Ninety-eight percent of all juices,
including apricot juices, sold in the United States are pasteurized to
stop the natural enzyme action that would otherwise turn sugars to
alcohols. Pasteurization also protects juices from potentially harmful
bacterial and mold contamination. Following several deaths attributed to unpasteurized apple juices that contain E.coli, the FDA ruled that all
fruit and vegetable juices must carry a warning label telling you
whether the juice has been pasteurized. By the end of the year 2000, all
juices must be processed to remove or inactivate harmful bacteria.
Five pounds of fresh apricots
produce only a pound of dried apricots. Drying remove the water, not
nutrients. Ounce for ounce, dried apricots have twelve times the iron,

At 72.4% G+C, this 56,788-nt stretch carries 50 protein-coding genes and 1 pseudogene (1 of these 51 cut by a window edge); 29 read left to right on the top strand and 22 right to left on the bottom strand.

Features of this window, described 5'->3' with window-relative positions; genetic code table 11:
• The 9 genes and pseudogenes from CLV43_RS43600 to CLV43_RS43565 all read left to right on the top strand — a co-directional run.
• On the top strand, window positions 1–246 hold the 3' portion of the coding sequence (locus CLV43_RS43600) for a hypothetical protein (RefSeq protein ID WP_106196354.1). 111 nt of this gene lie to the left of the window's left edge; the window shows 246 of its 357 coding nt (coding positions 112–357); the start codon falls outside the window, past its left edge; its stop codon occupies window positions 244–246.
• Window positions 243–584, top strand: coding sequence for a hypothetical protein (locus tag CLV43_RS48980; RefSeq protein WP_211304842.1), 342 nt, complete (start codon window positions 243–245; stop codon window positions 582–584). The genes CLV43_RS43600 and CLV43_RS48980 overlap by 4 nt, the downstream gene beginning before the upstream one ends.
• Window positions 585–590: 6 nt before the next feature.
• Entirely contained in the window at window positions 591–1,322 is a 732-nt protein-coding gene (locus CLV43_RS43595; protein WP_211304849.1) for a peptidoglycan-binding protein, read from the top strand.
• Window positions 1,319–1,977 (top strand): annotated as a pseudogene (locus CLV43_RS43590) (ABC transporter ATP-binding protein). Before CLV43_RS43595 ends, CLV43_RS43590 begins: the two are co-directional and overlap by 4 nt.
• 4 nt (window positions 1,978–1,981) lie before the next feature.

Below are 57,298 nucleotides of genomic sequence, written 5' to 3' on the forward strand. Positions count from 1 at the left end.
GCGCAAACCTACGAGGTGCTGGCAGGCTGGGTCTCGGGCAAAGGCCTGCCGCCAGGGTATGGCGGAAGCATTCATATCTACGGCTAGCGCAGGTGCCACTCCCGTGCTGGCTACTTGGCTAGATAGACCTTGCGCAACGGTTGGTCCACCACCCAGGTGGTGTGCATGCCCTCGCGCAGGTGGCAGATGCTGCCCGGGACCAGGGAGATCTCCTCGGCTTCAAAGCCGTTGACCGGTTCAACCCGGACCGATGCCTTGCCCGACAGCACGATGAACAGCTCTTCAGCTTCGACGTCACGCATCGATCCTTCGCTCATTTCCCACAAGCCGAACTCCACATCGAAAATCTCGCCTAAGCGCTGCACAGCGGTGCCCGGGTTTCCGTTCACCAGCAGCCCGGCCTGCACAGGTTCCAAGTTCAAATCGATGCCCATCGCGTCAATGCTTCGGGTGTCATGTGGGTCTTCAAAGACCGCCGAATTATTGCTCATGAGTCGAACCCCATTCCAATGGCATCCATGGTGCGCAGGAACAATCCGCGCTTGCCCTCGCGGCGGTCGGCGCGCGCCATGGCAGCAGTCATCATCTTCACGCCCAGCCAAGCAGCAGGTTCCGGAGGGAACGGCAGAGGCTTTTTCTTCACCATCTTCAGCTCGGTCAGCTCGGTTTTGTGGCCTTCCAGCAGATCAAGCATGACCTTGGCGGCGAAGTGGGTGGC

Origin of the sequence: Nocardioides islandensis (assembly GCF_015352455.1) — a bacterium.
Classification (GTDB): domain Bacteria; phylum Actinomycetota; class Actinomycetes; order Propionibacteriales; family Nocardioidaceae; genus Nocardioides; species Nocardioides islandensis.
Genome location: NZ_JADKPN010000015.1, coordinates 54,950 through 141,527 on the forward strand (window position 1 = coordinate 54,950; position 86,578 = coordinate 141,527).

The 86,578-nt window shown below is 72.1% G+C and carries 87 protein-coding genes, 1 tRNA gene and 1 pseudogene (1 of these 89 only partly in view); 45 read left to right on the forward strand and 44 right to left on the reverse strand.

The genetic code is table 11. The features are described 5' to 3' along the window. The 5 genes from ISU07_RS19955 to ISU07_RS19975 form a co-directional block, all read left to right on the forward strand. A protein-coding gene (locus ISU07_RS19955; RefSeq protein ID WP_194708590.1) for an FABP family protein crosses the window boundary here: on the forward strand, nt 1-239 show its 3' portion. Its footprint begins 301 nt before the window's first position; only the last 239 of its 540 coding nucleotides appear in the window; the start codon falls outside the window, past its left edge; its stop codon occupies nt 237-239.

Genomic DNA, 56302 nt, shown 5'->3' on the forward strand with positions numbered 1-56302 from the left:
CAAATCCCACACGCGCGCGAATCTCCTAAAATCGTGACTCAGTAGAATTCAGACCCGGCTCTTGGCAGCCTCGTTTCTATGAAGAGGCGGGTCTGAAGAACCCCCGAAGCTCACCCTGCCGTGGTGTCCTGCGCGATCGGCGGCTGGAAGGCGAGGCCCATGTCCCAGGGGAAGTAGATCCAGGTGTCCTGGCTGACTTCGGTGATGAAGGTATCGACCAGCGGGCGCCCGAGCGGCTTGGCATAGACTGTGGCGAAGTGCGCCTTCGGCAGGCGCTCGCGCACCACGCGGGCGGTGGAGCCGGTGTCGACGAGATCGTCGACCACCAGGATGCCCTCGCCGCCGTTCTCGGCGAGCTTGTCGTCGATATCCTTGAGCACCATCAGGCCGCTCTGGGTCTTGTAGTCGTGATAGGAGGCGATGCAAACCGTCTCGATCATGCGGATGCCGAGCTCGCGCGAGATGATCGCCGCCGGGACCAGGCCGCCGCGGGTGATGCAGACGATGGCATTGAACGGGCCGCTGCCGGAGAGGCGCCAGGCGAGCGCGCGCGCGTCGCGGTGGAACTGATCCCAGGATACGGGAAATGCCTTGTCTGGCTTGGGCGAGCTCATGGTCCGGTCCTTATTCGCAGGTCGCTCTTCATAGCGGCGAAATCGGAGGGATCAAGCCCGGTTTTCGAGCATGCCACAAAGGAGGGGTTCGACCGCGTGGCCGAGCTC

seven times the fiber, and five times the vitamin A of the fresh fruit.
Three and a half ounces of dried apricots provide 12,700 IU of vitamin
A, two and a half times the full daily requirements for a healthy adult
man, and 6.3 mg of iron, one-third the daily requirement for an adult
woman. In some studies with laboratory animals, dried apricots have been
as effective as liver, kidneys, and eggs in treating iron-deficiency
To keep them from turning brown as they dry,
apricots may be treated with sulfur dioxide. This chemical may cause
serious allergic reactions, including anaphylactic shock, in people who
are sensitive to sulfites. Apricots can also be found in medical uses.
They are used in lowering the risk of some cancers. According to the
American Cancer Society, apricots and other foods rich in beta-carotene
may lower the risk of cancers of the larynx, esophagus, and lungs.
Although this remains unproven, the ACS recommends adding apricots to
your diet. There is no such benefit from beta-carotene supplements. On
the contrary, one controversial study actually showed a higher rate of
lung cancer among smokers taking the supplement.